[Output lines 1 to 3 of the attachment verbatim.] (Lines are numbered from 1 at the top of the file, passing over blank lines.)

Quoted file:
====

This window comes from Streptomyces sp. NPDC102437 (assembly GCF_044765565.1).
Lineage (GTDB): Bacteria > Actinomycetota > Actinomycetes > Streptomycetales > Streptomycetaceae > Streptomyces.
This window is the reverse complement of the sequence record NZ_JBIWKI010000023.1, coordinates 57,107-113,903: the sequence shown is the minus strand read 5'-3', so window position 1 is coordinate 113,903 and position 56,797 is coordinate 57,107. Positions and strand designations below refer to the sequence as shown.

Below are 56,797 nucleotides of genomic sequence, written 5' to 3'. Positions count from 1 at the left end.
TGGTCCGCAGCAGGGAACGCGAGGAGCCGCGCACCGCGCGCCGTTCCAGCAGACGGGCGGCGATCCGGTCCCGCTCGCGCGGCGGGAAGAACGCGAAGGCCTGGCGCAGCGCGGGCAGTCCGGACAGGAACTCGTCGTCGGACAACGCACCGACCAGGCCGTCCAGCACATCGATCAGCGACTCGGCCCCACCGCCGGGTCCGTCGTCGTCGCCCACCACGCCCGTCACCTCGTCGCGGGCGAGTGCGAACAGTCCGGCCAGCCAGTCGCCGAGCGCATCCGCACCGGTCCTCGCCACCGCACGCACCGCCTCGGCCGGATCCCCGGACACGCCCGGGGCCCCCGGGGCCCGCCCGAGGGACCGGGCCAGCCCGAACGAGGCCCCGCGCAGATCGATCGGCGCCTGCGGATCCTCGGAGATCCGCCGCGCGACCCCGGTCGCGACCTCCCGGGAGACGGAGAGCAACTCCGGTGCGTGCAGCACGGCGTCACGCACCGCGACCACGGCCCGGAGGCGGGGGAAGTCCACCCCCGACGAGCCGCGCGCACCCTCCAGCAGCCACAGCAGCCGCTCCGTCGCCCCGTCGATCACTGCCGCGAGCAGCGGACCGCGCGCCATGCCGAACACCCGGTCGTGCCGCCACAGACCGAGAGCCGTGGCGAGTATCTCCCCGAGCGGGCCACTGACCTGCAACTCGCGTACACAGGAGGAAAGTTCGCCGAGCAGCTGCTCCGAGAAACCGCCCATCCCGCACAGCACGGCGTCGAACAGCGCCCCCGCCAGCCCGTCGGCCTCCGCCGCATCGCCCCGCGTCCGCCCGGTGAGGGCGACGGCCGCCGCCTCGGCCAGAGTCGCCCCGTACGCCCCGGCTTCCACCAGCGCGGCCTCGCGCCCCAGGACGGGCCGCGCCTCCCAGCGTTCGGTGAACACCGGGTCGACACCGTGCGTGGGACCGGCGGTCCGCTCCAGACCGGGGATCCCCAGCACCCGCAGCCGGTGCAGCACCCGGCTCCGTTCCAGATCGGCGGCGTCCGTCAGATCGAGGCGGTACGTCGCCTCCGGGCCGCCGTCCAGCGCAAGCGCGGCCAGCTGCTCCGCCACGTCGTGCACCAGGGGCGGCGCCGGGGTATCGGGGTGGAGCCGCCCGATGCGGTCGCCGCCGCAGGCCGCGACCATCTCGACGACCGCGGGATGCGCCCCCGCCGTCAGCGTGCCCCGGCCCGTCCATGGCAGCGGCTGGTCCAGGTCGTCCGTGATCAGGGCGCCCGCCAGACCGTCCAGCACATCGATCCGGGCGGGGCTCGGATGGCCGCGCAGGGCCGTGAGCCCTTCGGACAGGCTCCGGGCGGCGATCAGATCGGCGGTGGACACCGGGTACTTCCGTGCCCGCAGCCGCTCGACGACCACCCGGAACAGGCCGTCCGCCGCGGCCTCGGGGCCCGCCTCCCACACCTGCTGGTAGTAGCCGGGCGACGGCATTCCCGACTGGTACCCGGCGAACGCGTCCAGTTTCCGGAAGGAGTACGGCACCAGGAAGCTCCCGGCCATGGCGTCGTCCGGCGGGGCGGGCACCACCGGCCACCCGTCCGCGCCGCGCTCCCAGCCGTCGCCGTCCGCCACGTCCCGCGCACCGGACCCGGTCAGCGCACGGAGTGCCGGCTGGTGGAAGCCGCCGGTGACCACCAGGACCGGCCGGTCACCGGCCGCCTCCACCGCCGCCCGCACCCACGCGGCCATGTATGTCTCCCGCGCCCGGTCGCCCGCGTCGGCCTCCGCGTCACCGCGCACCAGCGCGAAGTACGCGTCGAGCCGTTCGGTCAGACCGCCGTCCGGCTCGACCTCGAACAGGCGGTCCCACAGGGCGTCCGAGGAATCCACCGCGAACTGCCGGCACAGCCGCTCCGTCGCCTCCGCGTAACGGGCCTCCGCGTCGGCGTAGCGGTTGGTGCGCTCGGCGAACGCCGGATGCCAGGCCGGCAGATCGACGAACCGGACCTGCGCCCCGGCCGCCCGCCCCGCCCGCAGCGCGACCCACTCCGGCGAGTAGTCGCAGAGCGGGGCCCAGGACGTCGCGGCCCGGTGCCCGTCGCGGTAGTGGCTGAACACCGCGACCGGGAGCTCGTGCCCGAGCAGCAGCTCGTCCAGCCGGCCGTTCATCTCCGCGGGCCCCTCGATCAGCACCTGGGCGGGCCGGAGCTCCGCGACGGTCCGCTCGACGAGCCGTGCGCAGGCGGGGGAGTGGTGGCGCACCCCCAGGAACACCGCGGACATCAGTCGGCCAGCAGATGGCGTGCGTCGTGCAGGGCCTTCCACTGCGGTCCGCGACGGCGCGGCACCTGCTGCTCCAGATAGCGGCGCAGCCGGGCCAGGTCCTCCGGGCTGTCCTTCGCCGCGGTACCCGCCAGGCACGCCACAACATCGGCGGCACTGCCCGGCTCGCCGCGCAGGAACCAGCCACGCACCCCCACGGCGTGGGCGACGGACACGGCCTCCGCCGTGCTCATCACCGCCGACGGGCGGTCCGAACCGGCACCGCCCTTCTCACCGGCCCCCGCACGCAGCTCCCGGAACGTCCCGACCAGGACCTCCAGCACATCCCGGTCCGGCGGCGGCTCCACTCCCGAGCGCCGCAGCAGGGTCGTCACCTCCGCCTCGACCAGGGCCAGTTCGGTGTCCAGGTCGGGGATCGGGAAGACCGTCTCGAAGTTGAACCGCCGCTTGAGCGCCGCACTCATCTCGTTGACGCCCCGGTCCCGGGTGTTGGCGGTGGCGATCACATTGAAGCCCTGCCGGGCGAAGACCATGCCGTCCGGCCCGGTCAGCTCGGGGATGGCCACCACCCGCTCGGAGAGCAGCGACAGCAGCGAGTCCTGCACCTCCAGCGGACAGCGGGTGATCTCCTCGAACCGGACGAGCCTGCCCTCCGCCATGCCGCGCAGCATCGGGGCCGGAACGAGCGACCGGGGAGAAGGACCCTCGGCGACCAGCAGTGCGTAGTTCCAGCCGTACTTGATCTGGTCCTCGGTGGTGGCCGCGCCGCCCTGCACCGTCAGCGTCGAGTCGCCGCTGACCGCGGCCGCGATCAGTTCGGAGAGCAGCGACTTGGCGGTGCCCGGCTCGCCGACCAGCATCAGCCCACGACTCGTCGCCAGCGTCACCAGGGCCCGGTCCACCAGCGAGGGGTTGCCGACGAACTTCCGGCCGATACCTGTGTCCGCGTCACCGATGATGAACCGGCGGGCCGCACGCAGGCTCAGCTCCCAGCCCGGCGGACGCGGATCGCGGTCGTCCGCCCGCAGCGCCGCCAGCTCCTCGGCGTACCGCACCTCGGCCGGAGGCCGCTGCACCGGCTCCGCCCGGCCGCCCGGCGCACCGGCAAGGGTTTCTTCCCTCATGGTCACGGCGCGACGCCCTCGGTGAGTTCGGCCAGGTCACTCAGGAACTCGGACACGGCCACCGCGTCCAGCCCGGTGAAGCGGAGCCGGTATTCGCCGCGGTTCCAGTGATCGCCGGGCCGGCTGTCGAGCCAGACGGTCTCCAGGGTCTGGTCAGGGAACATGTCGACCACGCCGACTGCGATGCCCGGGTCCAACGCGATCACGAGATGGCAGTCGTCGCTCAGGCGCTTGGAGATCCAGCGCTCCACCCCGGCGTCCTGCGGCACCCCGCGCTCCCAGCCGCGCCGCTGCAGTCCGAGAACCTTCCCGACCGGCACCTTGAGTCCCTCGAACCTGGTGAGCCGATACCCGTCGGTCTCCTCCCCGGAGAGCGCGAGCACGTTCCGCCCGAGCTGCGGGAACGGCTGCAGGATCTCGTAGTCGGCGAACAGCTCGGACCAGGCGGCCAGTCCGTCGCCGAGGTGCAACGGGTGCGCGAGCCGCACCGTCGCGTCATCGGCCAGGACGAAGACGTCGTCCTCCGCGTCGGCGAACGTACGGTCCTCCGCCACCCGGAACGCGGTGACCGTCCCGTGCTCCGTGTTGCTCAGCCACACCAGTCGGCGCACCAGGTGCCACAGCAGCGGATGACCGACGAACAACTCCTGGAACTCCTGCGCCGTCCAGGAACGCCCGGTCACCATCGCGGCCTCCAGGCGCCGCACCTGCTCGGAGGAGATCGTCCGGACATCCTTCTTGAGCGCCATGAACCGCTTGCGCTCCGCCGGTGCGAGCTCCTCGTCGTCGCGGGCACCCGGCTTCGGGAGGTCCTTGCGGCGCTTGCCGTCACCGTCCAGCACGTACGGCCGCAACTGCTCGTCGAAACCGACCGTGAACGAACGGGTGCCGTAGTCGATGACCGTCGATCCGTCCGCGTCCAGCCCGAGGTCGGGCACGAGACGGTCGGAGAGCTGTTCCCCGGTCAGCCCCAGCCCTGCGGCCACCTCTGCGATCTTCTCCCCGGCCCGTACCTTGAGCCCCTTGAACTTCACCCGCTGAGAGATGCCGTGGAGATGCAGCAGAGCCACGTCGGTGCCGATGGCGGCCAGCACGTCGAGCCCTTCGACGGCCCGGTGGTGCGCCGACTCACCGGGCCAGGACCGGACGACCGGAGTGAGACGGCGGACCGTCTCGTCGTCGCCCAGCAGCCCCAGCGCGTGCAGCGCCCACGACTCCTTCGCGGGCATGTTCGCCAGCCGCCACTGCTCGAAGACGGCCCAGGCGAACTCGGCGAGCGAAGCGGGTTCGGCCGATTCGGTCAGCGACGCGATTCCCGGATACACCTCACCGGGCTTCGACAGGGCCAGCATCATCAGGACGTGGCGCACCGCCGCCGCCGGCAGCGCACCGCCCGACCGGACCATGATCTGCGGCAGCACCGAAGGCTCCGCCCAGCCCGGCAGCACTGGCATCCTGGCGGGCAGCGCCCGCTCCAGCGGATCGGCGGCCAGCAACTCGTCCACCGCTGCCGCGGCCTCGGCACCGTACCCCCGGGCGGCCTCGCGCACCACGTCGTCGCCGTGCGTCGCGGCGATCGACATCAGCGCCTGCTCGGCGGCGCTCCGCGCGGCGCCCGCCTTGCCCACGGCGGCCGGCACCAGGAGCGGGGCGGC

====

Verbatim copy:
This window comes from Streptomyces sp. NPDC102437 (assembly GCF_044765565.1).
Lineage (GTDB): Bacteria > Actinomycetota > Actinomycetes > Streptomycetales > Streptomycetaceae > Streptomyces.
This window is the reverse complement of the sequence record NZ_JBIWKI010000023.1, coordinates 57,107-113,903: the sequence shown is the minus strand read 5'-3', so window position 1 is coordinate 113,903 and position 56,797 is coordinate 57,107. Positions and strand designations below refer to the sequence as shown.